Activity: Ideal Gas Model

Students consider whether the thermo surfaces reflect the properties of an ideal gas.
  • group Small Group Activity schedule 30 min. build Ideal Gas Contour Maps, handout for each student, purple and blue thermo surfaces for instructor, personal or shared writing space for each student description Student handout (PDF)
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    Ideal Gas surfaces thermo
What students learn
  • Equation and definition of an Ideal Gas
  • Students explore what it would mean for something to be an ideal gas or a good approximation of an ideal gas
  • Students might discuss the difference between temperature and internal energy
  • Can discuss degrees of freedom
  • Media
    • activity_media/ideal_gas_model_2_svu_tpu.pdf
    • activity_media/BlueThermoTpFace_iDluixD.jpg
    • activity_media/PurpleThermoSVFace.jpg

The internal energy of an ideal gas is described by the equation:

\[ U(p,T)=\left(\frac{\# dof}{2}\right) NkT \]

The surfaces represent the internal energy of water vapor:

  • The blue surface shows the internal energy as a function of temperature and pressure, \(U(T,p)\), with volume and entropy contours etched into the surface.
  • The purple surface shows the internal energy as a function of volume and entropy, \(U(S,V)\), with pressure and temperatures contours etched into the surface.

By examining the plastic surfaces, how can you tell if an ideal gas model is a good model for water vapor?

Answer: The biggest indicator on the p-T surface is if the surface is a plane. On the contour map, this corresponds to the internal energy contours being nearly parallel to the volume axis (constant at constant temperature) AND having the same, constant spacing between them. Also, volume contours are nearly linear (ideal gas law). For an ideal gas on the S-V graph, isotherms should be parallel to and never cross the U contours, i.e. on the purple surface the isotherms are level curves.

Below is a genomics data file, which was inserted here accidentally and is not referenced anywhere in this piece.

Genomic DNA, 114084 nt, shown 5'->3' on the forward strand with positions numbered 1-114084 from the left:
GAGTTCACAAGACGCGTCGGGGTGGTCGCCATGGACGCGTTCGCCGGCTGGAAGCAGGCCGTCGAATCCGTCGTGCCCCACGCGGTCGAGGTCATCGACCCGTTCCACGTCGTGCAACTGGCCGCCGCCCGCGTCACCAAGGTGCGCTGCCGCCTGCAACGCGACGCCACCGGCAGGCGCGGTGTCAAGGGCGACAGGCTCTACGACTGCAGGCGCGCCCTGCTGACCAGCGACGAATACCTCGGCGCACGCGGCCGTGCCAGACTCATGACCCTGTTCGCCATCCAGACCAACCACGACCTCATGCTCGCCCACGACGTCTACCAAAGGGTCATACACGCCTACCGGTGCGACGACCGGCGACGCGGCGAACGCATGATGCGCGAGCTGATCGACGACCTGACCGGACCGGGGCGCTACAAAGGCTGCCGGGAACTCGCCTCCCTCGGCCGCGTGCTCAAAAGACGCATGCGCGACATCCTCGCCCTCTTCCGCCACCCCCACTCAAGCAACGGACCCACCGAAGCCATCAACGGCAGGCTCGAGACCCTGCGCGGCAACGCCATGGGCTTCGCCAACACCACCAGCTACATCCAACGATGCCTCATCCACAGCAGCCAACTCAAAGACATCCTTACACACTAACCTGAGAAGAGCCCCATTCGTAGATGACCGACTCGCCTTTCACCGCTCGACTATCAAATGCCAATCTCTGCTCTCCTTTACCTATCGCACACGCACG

Discussion: Sketching a 2D graph of U vs T for an Ideal Gas When working with a contour map, students might benefit from sketching a graph of internal energy vs.temperature for an ideal gas, then sketching a plot of internal energy vs.temperature for water vapor, using the values from the contour map.

Discussion: Linearity The instructor might model the blue surface, describing the features of the surface, including its near-flatness. (Although it is not a perfectly flat, and this can be demonstrating by placing the surface upside down on a flat table, against a small whiteboard, etc.)

Discussion: Applications of the Model One can discuss degrees of freedom and gasses/situations that are typically modeled as ideal.

If you give the students the scaling and the number of particles, they could be able to figure out the approximate degrees of freedom for water vapor (canonically, 9).
  • 1kg water vapor is 55 mols of water
  • Internal Energy 2cm \(\rightarrow\) 170. kJ
    Temperature 2cm \(\rightarrow\) 70 K

  • Equation and definition of an Ideal Gas
  • Students explore what it would mean for something to be an ideal gas or a good approximation of an ideal gas
  • Students might discuss the difference between temperature and internal energy
  • Can discuss degrees of freedom

Time Estimate: 15-30 minutes

Tools and Equipment:

  • Purple and Blue Thermo surfaces for each group
  • Remote Option: Ideal Gas Contour Maps
  • Student handout for each student
  • A personal or shared writing space for each student to write/draw/sketch


  • Students should be familiar with the basic definitions of pressure, volume, temperature, and internal energy

Whole Class Discussion:

  • A whole class discussion should elicit student ideas about how to determine if a system fits the ideal gas model perfectly, and when the ideal gas model is a “good" fit.
  • Compare and contrast how the ideal gas relationships appear on the blue vs purple surface. In particular, U \(\propto\) T - blue surface is a plane; on the purple (and blue) surface the temperature and internal energy contours are parallel.

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  • assignment Ideal gas calculations

    assignment Homework

    Ideal gas calculations
    Ideal gas Entropy Sackur-Tetrode Thermal and Statistical Physics 2020